Depart for Salt Cracker Fish Camp



Salt Cracker Fish Camp looks like a giant, elegant, white and silver three tier rectangular wedding cake. As one of the last restaurants in Frank Chivas’ Baystar group of restaurants, it rises majestically on the asphalt of the Clearwater Beach Marina, just south of the roundabout off the Memorial Causeway. There, it is surrounded on all sides by dozens of parking meters; I imagine them as Dickensian orphans standing, hungry for your quarters. Instead of having to feed the beast every 30 minutes, however, the camp offers a $ 2 parking tag, so you can stuff your face without interruption.

Once you’ve collected your pass right inside the main gate, you can opt for the air-conditioned interior or, if the Florida sun is in full swing, step up to the outdoor patio to watch the boats lining the marina. . There is no additional charge for a copious accompaniment of nautical envy.

The camp is open daily, starting with a varied breakfast at 7 a.m. each morning, through lunch and dinner at noon. We wander around at dinner time looking for classic dishes and immediately choose three “dockside snacks”.

Smoked Fish Camp Dip is a mix of chunks of red pepper, celery, and a touch of mayonnaise to bind it all together. There is a slight smoke on the palate, allowing the fish to predominate as it is crammed onto crackers. Spread is standard, unlike fried green tomatoes, which come in the form of a mini cast-iron skillet filled with small, bite-sized triangles to dip in a soft remoulade. It’s an interesting and tasty choice that makes the dish easy to share.

We skip the oysters, shrimp and chowder to focus on a quartet of hot southern puppies. The four perfect dark golden orbs are light and airy, indicating more flour than cornmeal in the dough. I’m used to a more dense texture, so this surprises me, but these are quite nice, even without the accompanying chili cheese fondue. In fact, fondue – as it’s called on the menu – is a misnomer. Although the cheese is soft, it is not at all runny (you have to add it with a knife). Either way, they’re a hit, and we’re now ready for the entrees.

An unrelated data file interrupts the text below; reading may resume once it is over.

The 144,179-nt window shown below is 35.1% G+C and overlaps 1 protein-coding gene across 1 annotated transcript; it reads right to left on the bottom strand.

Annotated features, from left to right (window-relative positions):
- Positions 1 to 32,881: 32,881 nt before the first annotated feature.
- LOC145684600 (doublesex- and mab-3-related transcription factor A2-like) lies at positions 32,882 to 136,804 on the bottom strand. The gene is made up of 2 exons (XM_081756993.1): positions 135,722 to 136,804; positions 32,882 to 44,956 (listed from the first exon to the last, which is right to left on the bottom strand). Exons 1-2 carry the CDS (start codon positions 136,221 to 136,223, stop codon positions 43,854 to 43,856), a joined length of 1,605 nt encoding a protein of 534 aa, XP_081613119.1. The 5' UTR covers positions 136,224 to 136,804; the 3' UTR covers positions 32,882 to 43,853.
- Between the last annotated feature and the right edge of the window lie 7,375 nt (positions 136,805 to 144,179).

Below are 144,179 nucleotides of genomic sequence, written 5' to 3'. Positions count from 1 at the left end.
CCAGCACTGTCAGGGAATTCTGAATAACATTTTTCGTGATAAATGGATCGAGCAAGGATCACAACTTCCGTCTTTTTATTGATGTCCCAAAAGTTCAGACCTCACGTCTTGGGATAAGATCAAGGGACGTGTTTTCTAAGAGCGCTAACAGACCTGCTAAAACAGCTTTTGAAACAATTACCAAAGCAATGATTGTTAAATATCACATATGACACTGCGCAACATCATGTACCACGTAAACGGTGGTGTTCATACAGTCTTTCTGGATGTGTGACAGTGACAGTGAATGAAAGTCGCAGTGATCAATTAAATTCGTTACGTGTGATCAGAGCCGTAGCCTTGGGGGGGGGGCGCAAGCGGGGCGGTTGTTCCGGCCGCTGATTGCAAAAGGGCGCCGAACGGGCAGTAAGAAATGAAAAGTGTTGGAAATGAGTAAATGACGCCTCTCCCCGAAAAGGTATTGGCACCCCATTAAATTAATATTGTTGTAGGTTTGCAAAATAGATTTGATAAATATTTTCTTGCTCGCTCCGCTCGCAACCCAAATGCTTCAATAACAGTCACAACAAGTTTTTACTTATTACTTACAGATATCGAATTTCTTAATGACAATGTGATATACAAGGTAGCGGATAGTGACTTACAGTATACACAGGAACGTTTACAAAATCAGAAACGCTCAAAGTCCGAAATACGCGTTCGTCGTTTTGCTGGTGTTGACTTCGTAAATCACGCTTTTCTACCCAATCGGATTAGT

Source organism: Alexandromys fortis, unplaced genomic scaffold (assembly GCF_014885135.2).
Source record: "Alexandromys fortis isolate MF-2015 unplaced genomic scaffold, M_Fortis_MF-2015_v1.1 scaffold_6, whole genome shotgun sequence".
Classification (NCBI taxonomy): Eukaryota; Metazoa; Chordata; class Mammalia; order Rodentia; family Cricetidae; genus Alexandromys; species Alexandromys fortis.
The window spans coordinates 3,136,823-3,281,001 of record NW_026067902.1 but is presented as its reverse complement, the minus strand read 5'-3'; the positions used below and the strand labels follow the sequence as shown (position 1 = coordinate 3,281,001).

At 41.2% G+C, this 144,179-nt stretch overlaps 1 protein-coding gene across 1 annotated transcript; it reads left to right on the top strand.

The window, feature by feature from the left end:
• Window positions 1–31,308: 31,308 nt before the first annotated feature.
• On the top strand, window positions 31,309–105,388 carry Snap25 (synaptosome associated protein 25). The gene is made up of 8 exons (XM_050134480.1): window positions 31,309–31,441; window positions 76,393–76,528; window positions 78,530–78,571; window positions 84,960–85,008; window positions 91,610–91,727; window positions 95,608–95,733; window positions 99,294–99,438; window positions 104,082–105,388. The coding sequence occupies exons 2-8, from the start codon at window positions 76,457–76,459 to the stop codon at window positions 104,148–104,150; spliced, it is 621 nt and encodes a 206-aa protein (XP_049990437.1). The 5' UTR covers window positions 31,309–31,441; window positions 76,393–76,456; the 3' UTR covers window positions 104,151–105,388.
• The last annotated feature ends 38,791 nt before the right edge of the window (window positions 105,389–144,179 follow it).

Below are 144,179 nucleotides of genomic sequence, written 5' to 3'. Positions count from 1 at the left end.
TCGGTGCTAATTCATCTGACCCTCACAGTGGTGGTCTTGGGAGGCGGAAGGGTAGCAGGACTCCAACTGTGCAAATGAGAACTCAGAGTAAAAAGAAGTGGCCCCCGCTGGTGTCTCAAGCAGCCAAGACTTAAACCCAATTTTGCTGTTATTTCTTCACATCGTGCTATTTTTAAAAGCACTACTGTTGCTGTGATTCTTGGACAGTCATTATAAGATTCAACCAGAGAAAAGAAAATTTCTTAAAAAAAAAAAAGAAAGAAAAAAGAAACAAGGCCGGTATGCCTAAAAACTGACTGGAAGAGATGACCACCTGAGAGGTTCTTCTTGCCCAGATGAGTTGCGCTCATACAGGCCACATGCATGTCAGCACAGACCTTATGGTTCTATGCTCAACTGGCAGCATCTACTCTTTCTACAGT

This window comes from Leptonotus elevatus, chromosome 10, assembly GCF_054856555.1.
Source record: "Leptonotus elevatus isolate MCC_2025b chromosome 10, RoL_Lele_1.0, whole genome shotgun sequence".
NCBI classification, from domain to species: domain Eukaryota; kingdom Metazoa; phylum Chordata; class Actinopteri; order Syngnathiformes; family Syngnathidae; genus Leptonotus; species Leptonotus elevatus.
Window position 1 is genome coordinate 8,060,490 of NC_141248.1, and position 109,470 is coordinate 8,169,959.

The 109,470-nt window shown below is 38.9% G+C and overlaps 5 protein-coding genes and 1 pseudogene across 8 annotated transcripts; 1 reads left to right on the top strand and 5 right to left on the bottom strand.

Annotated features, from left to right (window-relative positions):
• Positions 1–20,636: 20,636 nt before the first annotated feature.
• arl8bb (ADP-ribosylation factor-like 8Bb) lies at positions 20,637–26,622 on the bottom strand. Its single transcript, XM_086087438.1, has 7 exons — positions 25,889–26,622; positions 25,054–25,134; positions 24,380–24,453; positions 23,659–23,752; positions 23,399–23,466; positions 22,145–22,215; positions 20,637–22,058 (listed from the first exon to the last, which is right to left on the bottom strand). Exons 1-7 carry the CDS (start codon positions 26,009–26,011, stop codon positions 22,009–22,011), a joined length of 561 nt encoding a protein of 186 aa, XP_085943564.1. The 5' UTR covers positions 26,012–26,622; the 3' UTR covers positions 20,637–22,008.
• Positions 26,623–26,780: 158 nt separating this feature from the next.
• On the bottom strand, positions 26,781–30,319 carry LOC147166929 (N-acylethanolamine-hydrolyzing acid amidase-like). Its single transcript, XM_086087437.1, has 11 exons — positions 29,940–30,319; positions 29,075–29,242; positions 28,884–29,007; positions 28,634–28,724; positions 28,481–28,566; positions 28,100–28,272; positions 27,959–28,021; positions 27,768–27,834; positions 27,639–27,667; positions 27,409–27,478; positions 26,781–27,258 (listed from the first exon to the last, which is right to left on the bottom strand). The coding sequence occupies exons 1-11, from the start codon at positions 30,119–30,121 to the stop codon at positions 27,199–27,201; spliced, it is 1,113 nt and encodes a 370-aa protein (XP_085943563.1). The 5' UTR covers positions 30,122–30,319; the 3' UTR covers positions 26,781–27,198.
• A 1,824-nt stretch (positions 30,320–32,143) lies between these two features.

The chicken and the waffles are awesome. It is served ‘Mack the Knife’ style with a huge blade impaling the crispy, sweet tea-brined breasts and ensuring they sit firmly on the hot and crispy golden Belgian waffles. There’s a little bit of black pepper bacon butter and, of course, maple syrup – we want more and our attentive waiter will be happy to answer.

Obviously, a great lure of the camp is the fresh catch “straight from our own fleet of day boats fishing just off our shores”. In our case, it’s grilled grouper (also available blackened or fried, but when you have a good piece of fish I would strongly encourage you to keep it simple to enjoy the peach in all its glory). This fish is served with rustic whipped potatoes, well seasoned, red skinned, thick, firm and sprinkled with pieces of skin. There is also a tablespoon of “Aztec corn” with onion and red pepper. It’s tasty, so fleeting; serving size seems like an afterthought.

The bone-in stuffed pork chop fills a small slit with cubes of spicy andouille sausage, caramelized onions and Swiss. Sadly, peering under the delicious red-eyed sauce is a totally cremated piece of pork while a light char will suffice. This is the kind of culinary faux pas Gordon Ramsay would throw at the pass and send screams to the leaders of Hell’s Kitchen. How it got to my table, I’ll never know. Cooked properly, it should work – but someone should have seen the burnt chop and sent it back to be cooked again.

This amazes me, as the manager on duty on our visit clearly pays attention to detail, mentors less experienced waiters, and moves with great skill to make sure the dining room is buzzing.

The current menu offers three desserts, but two of them differ from an earlier menu posted on Yelp after the camp opened. The constant is the Meringue Lime Pie, which we order but are told it is not available. When you only offer three desserts, it is not good that one of them is out of stock. We try the others, both served in a small cast iron skillet.

While the Foster Banana Bread Pudding, made with caramel sauce and powdered sugar, is warm and enjoyable, it could definitely use some of the cream or ice cream which is a staple of this classic. . The offer is one-dimensional as it is. Homemade cinnamon bun comes hot from the oven with a melted sweet cream cheese frosting. Its cinnamon paste is soft and difficult to cut when it first arrives, and the tangy frosting is dripping because it hasn’t had time to set. This dessert is the one that gets better because it has a chance to cool down. I would have loved to taste the banished apple crisp and the chocolate chess pie.

Baffles and duds aside, the Salt Cracker outperforms most other similar beachside kitchens.

Jon Palmer Claridge dines anonymously during the exam. Discover the explanation of its rating system.


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